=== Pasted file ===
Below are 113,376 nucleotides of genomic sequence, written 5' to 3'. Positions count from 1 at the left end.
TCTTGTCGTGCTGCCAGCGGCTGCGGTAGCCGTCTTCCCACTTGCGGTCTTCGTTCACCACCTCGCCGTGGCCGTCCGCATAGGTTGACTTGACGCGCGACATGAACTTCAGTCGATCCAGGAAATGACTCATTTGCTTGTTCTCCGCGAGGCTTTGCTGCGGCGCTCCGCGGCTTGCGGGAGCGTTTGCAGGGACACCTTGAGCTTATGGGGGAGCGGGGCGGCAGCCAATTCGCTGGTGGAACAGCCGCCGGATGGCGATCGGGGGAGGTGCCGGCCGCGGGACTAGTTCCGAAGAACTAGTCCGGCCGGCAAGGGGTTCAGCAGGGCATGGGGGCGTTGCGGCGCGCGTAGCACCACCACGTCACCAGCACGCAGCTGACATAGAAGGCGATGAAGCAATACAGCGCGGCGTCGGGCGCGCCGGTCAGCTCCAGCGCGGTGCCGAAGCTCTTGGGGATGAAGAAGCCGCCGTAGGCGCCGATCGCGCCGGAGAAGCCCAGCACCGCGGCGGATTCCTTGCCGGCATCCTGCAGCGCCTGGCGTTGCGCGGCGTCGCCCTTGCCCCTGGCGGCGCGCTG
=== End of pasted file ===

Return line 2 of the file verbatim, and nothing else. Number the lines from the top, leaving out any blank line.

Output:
TCTTGTCGTGCTGCCAGCGGCTGCGGTAGCCGTCTTCCCACTTGCGGTCTTCGTTCACCACCTCGCCGTGGCCGTCCGCATAGGTTGACTTGACGCGCGACATGAACTTCAGTCGATCCAGGAAATGACTCATTTGCTTGTTCTCCGCGAGGCTTTGCTGCGGCGCTCCGCGGCTTGCGGGAGCGTTTGCAGGGACACCTTGAGCTTATGGGGGAGCGGGGCGGCAGCCAATTCGCTGGTGGAACAGCCGCCGGATGGCGATCGGGGGAGGTGCCGGCCGCGGGACTAGTTCCGAAGAACTAGTCCGGCCGGCAAGGGGTTCAGCAGGGCATGGGGGCGTTGCGGCGCGCGTAGCACCACCACGTCACCAGCACGCAGCTGACATAGAAGGCGATGAAGCAATACAGCGCGGCGTCGGGCGCGCCGGTCAGCTCCAGCGCGGTGCCGAAGCTCTTGGGGATGAAGAAGCCGCCGTAGGCGCCGATCGCGCCGGAGAAGCCCAGCACCGCGGCGGATTCCTTGCCGGCATCCTGCAGCGCCTGGCGTTGCGCGGCGTCGCCCTTGCCCCTGGCGGCGCGCTG